3.5 Loyalist wrote:
There go King Arthur, Roland de Roncevaux, Thor, Zeus, Aragorn, Isildur, Sauron and a host of other great characters from legend and fiction both.
Honestly, I am left wondering why we even bother with all these Magic Items. Or maybe they are NPCs' use only ?
Right, it is absolutely never ever the fault of a GM to have zero interest in what his players want for their characters, or even to take pleasure in thwarting his players' expectations and fun under the guise of "creating a challenging and brilliant story".
And it's not like PCs may feel like they are always on the receiving end of such one-minded and thus high-impact concepts.
There are so many NPCs out there who are clearly one-trick poneys created only to use against a PC party and who would be just unable to get by in everyday life, let alone as part of an adventuring party.
I never heard a single GM complain about how one-dimensional and irrealistic such characters are though.
In all-honesty, NPCs are mostly immune to the Sunder CMB because the large majority of players will not use it, for fear of ruining the loot. Why then should PCs not enjoy a similar immunity ?
Or is the BBEG really not interested in keeping the PCs' shiny baubles intact for his use after he kills them all ?
The black raven wrote:
Hold on a moment there.
Nobody is complaining about people with one dimensional characters, what I am complaining about is the fact that player's want you to cater to their one dimensional characters and essentially take away all the disadvantage. When you specialize in something, you run the risk of being bad in some things while being exceptionally good in a specific area.
That would be like someone creating a sorcerer with nothing but fire spells and complaining to the DM when he throws fire resistance creatures at your party.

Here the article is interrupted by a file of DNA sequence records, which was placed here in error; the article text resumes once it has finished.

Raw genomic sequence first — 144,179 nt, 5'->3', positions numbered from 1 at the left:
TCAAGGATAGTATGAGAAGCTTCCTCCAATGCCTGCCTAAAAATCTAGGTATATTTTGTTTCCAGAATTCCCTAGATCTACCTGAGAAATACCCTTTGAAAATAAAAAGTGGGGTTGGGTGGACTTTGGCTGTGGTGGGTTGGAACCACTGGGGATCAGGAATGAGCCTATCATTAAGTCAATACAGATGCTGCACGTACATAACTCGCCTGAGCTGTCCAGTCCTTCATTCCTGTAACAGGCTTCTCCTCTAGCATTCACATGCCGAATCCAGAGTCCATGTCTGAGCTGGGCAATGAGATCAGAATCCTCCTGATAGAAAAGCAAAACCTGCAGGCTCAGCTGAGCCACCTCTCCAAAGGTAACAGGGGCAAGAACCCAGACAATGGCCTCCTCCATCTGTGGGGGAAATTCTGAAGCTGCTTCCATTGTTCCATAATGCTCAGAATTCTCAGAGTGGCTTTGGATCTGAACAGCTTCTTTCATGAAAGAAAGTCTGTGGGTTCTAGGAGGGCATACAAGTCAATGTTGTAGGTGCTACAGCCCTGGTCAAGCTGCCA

The DM isn't required to minimize your risks from your character's concept.
I know that some players can get attached to characters and there gear but if the DM sundered the weapon for a good in game reason ( ie the bbag was getting the monkeys kicked out of him and sort to disarm the character ) then that's just the way it goes
The black raven wrote:
I personally told my players not to bother picking up loot from enemies, that I'd just generate treasure equivalent to the CR of the fight instead (so they're free to sunder away). It makes keeping track of loot easier (I don't run APs, though I do enjoy collecting them).
They want easy mode, with easy wins like the games they are so used to. Reminds me of the arguments around dark souls.
The black raven wrote:
Really? You are going to do that?
All these characters are not just their one magic item. There is more to them than that. If the setting or story takes away their item, as happened to some of them, it is the chance for heroics, plots, terrible vengeance and adapting without the magic item crutch.
Yep, specialisation is a real risk. Hard strategy games teach you this (unless you rage quit and refuse to see), and dnd is no different here.
Sunder is a valid tactic in one of our games the dwarf fighter would regularly sunder opponents shields to lower there ac